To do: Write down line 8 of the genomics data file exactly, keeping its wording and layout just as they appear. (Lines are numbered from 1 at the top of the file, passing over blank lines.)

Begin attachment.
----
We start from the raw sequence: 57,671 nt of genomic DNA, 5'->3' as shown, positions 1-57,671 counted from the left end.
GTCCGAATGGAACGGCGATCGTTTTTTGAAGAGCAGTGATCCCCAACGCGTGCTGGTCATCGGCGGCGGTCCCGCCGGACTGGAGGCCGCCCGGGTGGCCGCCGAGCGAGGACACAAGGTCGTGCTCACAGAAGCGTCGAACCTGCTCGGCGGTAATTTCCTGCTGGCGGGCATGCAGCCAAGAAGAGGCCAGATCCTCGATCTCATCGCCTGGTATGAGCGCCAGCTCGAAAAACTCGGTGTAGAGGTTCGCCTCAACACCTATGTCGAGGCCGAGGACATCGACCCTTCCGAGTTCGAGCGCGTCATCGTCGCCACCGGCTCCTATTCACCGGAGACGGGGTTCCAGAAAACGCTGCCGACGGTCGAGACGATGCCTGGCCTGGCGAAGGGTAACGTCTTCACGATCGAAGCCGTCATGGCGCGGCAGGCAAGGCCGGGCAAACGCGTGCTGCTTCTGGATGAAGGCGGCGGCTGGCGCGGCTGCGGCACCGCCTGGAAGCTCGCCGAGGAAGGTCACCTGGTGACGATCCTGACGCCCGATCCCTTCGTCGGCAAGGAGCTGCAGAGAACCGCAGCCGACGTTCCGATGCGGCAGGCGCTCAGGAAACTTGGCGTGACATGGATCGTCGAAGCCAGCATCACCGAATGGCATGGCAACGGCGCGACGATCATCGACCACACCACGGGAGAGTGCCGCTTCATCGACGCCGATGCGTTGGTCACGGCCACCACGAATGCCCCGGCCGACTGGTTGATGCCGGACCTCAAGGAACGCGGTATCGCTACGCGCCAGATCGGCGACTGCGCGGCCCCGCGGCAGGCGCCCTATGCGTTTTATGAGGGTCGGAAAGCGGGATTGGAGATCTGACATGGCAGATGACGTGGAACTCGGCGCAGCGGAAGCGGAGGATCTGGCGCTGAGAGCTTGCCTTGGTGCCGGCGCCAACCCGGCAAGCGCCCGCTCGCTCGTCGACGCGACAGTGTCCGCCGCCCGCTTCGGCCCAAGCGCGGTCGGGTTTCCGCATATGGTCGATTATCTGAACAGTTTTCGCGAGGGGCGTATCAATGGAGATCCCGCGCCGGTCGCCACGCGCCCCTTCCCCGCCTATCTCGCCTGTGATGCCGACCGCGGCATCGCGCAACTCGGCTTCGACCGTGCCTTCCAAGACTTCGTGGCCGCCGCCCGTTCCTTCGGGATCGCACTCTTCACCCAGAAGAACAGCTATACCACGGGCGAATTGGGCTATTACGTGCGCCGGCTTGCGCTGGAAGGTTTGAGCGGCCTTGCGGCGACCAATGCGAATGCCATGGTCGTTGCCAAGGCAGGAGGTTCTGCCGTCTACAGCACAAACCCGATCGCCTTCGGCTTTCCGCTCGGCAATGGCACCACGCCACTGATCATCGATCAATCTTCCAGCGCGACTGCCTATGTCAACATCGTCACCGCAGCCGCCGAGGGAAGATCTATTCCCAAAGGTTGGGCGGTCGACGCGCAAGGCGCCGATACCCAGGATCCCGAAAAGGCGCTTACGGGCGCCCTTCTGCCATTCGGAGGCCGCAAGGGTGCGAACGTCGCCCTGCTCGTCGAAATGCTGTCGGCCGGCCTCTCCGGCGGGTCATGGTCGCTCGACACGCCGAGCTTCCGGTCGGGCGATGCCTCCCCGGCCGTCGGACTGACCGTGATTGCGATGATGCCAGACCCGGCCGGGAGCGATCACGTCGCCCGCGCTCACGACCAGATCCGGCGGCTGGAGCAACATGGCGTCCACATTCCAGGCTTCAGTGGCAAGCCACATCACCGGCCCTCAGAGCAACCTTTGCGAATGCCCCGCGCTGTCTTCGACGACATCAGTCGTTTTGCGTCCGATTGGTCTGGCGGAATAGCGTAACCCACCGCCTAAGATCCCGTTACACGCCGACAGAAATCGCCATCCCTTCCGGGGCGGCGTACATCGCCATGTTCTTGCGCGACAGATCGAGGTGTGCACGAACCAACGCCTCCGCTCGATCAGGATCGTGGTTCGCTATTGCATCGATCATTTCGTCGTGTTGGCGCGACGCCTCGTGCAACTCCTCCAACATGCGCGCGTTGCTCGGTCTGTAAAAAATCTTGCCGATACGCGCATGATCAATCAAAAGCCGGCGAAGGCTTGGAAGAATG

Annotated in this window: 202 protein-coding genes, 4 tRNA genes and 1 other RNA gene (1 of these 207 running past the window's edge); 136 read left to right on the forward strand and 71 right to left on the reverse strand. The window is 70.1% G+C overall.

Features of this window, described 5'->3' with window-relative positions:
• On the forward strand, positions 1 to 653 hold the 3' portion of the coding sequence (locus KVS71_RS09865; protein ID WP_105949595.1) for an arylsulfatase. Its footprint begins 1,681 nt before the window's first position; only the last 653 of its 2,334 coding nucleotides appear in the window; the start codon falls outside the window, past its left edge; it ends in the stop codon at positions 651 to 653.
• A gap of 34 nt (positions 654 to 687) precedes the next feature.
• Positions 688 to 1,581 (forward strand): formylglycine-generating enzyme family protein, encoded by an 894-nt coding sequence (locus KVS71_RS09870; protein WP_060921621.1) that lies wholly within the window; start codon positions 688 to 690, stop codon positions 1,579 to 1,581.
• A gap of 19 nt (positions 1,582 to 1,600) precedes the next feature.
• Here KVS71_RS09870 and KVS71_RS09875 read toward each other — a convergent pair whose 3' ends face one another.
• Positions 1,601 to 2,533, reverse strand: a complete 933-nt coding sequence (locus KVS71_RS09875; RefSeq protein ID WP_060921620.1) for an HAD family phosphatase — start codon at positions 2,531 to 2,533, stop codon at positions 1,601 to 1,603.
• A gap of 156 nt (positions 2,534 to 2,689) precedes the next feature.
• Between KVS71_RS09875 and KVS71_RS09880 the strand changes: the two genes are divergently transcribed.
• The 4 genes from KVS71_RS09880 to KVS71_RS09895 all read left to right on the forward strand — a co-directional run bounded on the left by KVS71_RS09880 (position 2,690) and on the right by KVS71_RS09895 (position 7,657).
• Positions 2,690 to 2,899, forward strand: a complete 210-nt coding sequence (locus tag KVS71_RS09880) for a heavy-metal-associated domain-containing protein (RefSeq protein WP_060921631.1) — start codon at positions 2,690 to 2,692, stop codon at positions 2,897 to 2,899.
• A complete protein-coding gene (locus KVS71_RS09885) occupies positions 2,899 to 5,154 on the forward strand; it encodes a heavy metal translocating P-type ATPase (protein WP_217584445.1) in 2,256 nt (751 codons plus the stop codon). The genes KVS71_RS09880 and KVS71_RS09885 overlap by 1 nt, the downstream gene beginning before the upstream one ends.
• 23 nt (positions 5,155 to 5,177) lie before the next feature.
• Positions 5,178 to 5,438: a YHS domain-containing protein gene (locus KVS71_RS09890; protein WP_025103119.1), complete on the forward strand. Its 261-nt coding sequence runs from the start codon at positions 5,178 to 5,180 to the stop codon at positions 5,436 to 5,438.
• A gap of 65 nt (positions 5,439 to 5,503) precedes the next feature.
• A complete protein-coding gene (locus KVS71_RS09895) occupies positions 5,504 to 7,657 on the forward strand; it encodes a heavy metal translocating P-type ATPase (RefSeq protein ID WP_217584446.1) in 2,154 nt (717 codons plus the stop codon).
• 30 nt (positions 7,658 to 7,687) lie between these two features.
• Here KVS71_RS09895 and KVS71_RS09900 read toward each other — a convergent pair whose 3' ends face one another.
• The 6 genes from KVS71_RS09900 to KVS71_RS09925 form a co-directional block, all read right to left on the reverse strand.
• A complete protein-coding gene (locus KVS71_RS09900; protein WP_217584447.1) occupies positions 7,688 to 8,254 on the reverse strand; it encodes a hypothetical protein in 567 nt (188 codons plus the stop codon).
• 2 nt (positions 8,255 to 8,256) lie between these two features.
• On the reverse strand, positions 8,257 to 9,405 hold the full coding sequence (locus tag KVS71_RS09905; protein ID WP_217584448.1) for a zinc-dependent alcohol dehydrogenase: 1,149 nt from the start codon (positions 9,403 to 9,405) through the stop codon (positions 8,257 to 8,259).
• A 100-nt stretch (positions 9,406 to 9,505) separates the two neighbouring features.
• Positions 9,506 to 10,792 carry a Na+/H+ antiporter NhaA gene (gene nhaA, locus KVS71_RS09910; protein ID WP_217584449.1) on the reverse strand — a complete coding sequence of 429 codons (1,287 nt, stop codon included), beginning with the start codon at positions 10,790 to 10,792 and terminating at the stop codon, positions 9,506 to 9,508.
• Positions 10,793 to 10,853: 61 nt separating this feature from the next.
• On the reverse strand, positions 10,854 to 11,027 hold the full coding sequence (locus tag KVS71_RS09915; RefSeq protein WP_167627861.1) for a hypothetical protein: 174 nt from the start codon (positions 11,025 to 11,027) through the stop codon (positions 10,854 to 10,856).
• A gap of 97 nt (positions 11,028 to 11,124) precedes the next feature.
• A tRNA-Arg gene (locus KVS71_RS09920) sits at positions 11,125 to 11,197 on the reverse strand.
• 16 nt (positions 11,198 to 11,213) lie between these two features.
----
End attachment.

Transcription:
• A gap of 19 nt (positions 1,582 to 1,600) precedes the next feature.